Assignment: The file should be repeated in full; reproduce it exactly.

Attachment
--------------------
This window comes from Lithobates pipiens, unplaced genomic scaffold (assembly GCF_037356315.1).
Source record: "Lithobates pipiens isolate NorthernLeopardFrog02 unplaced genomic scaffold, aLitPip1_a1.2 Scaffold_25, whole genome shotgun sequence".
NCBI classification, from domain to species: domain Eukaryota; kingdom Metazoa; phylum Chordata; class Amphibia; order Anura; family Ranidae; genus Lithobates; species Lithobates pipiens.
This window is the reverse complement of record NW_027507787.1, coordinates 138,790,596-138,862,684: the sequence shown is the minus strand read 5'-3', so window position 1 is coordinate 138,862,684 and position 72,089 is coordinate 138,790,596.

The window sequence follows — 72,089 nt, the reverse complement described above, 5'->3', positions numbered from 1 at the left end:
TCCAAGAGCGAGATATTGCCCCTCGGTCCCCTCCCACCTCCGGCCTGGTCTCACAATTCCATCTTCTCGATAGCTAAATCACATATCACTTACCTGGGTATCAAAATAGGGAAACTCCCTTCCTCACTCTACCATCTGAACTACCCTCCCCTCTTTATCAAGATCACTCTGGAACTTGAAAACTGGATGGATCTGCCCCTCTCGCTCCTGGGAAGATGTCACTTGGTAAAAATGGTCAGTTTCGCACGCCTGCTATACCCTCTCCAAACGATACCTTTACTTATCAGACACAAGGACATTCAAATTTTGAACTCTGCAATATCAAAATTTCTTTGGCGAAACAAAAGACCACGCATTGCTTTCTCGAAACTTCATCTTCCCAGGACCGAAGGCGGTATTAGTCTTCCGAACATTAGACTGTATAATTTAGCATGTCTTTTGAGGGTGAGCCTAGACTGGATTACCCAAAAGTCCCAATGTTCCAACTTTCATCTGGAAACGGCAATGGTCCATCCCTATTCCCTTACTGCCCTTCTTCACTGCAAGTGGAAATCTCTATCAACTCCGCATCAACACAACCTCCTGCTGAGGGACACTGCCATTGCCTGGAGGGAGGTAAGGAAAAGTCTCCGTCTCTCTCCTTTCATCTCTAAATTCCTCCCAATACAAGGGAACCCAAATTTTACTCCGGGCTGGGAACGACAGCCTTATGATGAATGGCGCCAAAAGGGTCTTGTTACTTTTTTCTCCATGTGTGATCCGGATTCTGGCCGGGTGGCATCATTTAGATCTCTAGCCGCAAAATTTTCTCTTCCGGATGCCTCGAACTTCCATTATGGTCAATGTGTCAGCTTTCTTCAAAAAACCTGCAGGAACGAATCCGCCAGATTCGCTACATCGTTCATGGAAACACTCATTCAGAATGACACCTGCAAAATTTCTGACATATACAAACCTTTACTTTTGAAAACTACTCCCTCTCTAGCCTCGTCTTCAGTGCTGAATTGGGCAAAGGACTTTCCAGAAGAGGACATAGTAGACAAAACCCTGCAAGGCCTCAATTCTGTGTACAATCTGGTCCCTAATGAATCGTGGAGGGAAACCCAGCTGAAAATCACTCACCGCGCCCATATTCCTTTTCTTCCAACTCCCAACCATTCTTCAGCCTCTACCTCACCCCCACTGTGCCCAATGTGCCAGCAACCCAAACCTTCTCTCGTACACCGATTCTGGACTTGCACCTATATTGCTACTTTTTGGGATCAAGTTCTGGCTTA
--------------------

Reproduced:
This window comes from Lithobates pipiens, unplaced genomic scaffold (assembly GCF_037356315.1).
Source record: "Lithobates pipiens isolate NorthernLeopardFrog02 unplaced genomic scaffold, aLitPip1_a1.2 Scaffold_25, whole genome shotgun sequence".
NCBI classification, from domain to species: domain Eukaryota; kingdom Metazoa; phylum Chordata; class Amphibia; order Anura; family Ranidae; genus Lithobates; species Lithobates pipiens.
This window is the reverse complement of record NW_027507787.1, coordinates 138,790,596-138,862,684: the sequence shown is the minus strand read 5'-3', so window position 1 is coordinate 138,862,684 and position 72,089 is coordinate 138,790,596.

The window sequence follows — 72,089 nt, the reverse complement described above, 5'->3', positions numbered from 1 at the left end:
TCCAAGAGCGAGATATTGCCCCTCGGTCCCCTCCCACCTCCGGCCTGGTCTCACAATTCCATCTTCTCGATAGCTAAATCACATATCACTTACCTGGGTATCAAAATAGGGAAACTCCCTTCCTCACTCTACCATCTGAACTACCCTCCCCTCTTTATCAAGATCACTCTGGAACTTGAAAACTGGATGGATCTGCCCCTCTCGCTCCTGGGAAGATGTCACTTGGTAAAAATGGTCAGTTTCGCACGCCTGCTATACCCTCTCCAAACGATACCTTTACTTATCAGACACAAGGACATTCAAATTTTGAACTCTGCAATATCAAAATTTCTTTGGCGAAACAAAAGACCACGCATTGCTTTCTCGAAACTTCATCTTCCCAGGACCGAAGGCGGTATTAGTCTTCCGAACATTAGACTGTATAATTTAGCATGTCTTTTGAGGGTGAGCCTAGACTGGATTACCCAAAAGTCCCAATGTTCCAACTTTCATCTGGAAACGGCAATGGTCCATCCCTATTCCCTTACTGCCCTTCTTCACTGCAAGTGGAAATCTCTATCAACTCCGCATCAACACAACCTCCTGCTGAGGGACACTGCCATTGCCTGGAGGGAGGTAAGGAAAAGTCTCCGTCTCTCTCCTTTCATCTCTAAATTCCTCCCAATACAAGGGAACCCAAATTTTACTCCGGGCTGGGAACGACAGCCTTATGATGAATGGCGCCAAAAGGGTCTTGTTACTTTTTTCTCCATGTGTGATCCGGATTCTGGCCGGGTGGCATCATTTAGATCTCTAGCCGCAAAATTTTCTCTTCCGGATGCCTCGAACTTCCATTATGGTCAATGTGTCAGCTTTCTTCAAAAAACCTGCAGGAACGAATCCGCCAGATTCGCTACATCGTTCATGGAAACACTCATTCAGAATGACACCTGCAAAATTTCTGACATATACAAACCTTTACTTTTGAAAACTACTCCCTCTCTAGCCTCGTCTTCAGTGCTGAATTGGGCAAAGGACTTTCCAGAAGAGGACATAGTAGACAAAACCCTGCAAGGCCTCAATTCTGTGTACAATCTGGTCCCTAATGAATCGTGGAGGGAAACCCAGCTGAAAATCACTCACCGCGCCCATATTCCTTTTCTTCCAACTCCCAACCATTCTTCAGCCTCTACCTCACCCCCACTGTGCCCAATGTGCCAGCAACCCAAACCTTCTCTCGTACACCGATTCTGGACTTGCACCTATATTGCTACTTTTTGGGATCAAGTTCTGGCTTA